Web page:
2nd Place (tie)


by Brenda Levy Tate
September 2018

Dusk deepens, and brings stars. I wait for them; pray to see them.
They cancel my need for sleep. When they appear, rivets in a curve, I wander 
under their patterns, count myself blessed. Avoid the crammed shelves
above my bed where photos glare, those downlooking ones who knew me
before I ever met a midnight sky. Beneath my heels, the dark lawn springs 
eternal, like resurrection. No matter how often I cut it down, grass returns 

with a clover scarf gently laid, and bees with emerald sparkles on their heads. 
I think of how they borrow themselves from space. Their starfield, I can map 
and travel by day. Their wings, I greet fearless. But they are torpid now – 

the only part of remembered noon that sings above the noise of ordinary light. 
The galaxies excuse me. My camera grants absolution. Its lens gleams,
a fisheye in murk where I swim forever, suspended between sea and heaven. 

Out here, no dreams ripple the surface. I consider nothing of myself, neither sin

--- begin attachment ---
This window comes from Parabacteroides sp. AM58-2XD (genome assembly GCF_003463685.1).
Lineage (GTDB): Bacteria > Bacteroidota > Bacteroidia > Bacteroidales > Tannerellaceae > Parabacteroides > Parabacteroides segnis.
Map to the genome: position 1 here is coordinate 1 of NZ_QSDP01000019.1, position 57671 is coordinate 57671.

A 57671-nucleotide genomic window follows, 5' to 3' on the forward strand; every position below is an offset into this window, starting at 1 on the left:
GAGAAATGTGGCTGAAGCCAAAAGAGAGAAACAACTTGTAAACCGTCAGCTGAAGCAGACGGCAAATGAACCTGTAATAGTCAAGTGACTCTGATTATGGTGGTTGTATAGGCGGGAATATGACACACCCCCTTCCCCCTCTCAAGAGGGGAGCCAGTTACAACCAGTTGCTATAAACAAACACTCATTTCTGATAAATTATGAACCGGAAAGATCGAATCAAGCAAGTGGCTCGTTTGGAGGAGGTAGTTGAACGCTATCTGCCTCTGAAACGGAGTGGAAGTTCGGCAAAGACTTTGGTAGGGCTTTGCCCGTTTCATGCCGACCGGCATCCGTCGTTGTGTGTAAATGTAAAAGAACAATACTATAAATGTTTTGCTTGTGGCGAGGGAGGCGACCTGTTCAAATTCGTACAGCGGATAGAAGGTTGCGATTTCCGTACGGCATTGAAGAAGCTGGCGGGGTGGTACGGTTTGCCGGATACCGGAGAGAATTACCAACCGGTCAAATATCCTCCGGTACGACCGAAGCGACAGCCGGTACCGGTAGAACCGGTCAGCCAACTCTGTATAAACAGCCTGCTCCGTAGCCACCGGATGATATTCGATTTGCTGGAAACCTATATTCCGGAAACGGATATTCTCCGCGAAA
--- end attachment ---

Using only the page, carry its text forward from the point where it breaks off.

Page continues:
nor sorrow. I hum to the quiet dead as I map their universe. A husband carousing 
with Jupiter. A lover stung by Scorpio. A brother raising his arrow to my throat. 

No power in consciousness. Only with slumber do they punish me. I am perfect 
this night, barely human. The void which bore me from ash, the roiling bubble 
of failed promises, spans every hour until I go. This is the universe I have inherited. 

Mars hovers above the lake; earth swings toward morning. No more frames 
are possible, but enough have been captured: holy fire – burning in the prison 
of my glass. I scuff a trail through wet blades, drip on the kitchen floor. 

Collapse tripod, remove memory card, connect reader. In my bedroom, 
faces wait, but they are patient. I stir a creamy nebula – instant coffee